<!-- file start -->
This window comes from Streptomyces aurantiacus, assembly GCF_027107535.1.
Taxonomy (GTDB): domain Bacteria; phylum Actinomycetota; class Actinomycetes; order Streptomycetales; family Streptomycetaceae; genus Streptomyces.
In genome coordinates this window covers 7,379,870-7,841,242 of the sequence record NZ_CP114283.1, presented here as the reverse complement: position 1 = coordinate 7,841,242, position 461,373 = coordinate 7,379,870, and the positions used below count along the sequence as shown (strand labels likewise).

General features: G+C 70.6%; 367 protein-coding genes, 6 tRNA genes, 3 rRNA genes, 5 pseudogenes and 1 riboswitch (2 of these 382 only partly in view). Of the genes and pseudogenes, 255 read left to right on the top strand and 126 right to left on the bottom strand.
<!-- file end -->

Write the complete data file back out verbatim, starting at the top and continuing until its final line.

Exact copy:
This window comes from Streptomyces aurantiacus, assembly GCF_027107535.1.
Taxonomy (GTDB): domain Bacteria; phylum Actinomycetota; class Actinomycetes; order Streptomycetales; family Streptomycetaceae; genus Streptomyces.
In genome coordinates this window covers 7,379,870-7,841,242 of the sequence record NZ_CP114283.1, presented here as the reverse complement: position 1 = coordinate 7,841,242, position 461,373 = coordinate 7,379,870, and the positions used below count along the sequence as shown (strand labels likewise).

General features: G+C 70.6%; 367 protein-coding genes, 6 tRNA genes, 3 rRNA genes, 5 pseudogenes and 1 riboswitch (2 of these 382 only partly in view). Of the genes and pseudogenes, 255 read left to right on the top strand and 126 right to left on the bottom strand.